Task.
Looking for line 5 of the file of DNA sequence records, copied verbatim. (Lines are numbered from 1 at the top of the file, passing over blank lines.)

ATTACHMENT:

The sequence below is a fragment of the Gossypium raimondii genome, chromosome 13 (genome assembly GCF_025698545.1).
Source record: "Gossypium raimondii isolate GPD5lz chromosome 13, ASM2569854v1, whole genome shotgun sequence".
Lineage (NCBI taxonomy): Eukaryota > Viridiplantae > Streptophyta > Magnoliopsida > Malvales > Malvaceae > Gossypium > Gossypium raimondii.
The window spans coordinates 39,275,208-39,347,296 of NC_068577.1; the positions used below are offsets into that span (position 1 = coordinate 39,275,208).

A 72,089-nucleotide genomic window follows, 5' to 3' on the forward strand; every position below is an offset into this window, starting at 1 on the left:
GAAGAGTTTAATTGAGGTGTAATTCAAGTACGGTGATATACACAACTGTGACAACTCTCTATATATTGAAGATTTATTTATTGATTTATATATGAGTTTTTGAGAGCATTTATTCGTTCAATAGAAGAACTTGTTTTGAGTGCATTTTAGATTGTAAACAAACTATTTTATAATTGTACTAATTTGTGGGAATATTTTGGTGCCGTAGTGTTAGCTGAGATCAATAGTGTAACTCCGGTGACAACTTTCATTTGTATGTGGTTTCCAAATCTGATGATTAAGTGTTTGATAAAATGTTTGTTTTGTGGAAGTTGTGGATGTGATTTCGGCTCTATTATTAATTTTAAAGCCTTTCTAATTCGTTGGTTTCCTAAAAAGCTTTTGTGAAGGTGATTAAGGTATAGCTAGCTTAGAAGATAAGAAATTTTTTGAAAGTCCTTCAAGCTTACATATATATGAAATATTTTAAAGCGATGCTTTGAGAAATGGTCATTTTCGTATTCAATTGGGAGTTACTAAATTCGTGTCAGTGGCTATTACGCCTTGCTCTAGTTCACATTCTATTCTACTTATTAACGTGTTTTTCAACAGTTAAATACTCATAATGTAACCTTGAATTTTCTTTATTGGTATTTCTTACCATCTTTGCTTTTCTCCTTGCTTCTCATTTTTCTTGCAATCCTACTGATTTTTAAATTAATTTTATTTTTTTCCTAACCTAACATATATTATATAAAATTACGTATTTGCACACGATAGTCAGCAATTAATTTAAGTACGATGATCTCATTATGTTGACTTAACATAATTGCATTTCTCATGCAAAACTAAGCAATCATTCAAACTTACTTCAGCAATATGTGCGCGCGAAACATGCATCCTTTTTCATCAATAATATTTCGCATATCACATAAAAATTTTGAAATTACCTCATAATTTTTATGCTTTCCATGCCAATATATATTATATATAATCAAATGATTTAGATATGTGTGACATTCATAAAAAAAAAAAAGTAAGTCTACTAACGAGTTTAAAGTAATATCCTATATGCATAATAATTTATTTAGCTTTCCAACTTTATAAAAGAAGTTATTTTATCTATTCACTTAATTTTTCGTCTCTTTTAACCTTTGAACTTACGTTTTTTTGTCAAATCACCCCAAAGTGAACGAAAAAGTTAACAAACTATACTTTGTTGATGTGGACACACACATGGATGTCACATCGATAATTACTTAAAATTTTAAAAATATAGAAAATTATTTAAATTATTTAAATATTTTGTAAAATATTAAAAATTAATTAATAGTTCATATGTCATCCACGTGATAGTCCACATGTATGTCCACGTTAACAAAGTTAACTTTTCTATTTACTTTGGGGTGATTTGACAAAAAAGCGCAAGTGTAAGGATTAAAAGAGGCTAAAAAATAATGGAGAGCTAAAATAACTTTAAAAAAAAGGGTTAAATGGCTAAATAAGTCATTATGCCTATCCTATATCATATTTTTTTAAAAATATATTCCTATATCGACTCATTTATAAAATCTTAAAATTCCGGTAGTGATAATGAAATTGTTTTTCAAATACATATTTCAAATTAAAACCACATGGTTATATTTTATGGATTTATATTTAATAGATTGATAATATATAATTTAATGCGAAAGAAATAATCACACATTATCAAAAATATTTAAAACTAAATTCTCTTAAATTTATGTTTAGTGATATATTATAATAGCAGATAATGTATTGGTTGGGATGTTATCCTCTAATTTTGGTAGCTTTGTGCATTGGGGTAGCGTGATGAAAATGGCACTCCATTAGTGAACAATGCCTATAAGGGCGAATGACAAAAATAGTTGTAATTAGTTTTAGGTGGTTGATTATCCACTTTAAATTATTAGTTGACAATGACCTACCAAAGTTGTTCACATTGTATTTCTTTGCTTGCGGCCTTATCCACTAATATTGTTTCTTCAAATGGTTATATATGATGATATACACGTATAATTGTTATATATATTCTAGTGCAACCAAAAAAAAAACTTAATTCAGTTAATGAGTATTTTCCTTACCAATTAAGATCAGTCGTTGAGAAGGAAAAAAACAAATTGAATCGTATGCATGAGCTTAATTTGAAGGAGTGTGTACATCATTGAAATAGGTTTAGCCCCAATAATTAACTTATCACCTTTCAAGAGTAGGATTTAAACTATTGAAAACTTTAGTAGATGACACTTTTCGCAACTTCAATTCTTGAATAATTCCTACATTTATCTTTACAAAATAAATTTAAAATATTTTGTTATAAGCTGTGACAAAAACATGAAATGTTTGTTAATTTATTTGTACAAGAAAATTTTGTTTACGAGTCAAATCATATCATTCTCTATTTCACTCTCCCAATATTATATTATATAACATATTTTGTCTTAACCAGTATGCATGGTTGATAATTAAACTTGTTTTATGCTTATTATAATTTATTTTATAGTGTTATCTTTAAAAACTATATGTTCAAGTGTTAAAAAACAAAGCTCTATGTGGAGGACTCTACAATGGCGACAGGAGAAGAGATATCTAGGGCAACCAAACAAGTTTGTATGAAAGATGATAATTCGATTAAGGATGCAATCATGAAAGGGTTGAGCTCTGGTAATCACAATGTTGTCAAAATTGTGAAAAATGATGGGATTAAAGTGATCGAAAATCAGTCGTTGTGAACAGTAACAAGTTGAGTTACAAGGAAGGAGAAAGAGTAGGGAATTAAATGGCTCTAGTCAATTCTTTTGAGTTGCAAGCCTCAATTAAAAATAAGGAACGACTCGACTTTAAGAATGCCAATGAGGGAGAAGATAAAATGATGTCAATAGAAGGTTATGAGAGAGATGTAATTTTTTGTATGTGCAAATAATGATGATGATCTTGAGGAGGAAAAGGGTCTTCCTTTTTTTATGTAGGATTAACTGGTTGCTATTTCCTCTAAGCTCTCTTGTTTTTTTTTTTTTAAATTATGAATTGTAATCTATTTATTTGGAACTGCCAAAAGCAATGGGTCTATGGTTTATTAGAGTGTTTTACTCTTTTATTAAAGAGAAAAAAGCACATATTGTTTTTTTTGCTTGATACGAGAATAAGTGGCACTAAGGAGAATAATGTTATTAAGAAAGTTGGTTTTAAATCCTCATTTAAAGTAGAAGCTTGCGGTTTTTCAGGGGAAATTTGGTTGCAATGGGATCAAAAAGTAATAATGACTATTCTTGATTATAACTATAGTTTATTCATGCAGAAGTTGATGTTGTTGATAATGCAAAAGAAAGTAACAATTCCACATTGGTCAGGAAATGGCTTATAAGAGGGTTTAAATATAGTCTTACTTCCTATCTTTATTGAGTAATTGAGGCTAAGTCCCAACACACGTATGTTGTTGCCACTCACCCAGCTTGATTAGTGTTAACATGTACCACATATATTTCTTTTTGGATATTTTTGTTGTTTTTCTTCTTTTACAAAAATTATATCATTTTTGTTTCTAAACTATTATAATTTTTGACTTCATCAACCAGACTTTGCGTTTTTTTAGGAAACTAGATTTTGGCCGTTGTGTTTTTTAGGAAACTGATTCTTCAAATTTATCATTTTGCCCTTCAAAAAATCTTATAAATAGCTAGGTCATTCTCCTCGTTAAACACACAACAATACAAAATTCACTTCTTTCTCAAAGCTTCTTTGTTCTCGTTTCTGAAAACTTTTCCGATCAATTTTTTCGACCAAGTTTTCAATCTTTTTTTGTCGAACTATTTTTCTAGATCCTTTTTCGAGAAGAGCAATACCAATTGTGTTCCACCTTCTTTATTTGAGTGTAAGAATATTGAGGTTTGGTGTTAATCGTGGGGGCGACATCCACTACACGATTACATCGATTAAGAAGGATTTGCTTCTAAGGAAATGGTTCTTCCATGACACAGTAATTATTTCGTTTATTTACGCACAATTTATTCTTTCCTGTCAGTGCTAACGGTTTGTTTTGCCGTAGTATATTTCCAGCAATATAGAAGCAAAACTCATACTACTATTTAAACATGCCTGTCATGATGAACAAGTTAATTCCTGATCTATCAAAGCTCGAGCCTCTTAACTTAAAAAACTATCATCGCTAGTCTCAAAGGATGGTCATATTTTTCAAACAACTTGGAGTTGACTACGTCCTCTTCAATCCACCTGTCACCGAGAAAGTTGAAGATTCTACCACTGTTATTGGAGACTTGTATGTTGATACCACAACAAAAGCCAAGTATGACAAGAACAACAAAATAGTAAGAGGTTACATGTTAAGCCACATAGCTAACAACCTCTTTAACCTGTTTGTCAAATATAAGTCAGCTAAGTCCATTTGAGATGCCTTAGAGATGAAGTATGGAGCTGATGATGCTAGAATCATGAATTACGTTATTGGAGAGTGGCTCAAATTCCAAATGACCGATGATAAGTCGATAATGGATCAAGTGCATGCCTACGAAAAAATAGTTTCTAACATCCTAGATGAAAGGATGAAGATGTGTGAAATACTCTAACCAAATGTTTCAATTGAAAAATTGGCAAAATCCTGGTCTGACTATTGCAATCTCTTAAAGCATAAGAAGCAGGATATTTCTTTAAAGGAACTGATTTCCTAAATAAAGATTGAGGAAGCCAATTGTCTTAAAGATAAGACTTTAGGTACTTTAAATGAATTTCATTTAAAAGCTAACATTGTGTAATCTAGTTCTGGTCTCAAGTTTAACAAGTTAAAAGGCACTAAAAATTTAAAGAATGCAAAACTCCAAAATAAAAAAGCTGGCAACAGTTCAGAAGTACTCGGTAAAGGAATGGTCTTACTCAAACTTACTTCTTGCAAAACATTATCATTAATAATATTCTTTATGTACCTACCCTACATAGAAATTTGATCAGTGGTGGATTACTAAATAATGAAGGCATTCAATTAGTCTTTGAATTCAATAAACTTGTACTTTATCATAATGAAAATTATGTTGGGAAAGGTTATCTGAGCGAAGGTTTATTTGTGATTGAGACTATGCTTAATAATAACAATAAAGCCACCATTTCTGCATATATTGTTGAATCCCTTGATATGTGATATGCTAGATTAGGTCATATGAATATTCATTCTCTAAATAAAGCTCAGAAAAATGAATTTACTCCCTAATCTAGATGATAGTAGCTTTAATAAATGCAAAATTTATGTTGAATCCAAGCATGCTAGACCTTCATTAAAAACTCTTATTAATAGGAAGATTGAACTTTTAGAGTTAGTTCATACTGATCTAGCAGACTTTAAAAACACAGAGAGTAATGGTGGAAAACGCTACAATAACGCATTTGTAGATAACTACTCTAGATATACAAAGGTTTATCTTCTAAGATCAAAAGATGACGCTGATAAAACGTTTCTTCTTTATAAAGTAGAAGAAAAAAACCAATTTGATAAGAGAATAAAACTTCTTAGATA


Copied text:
A 72,089-nucleotide genomic window follows, 5' to 3' on the forward strand; every position below is an offset into this window, starting at 1 on the left: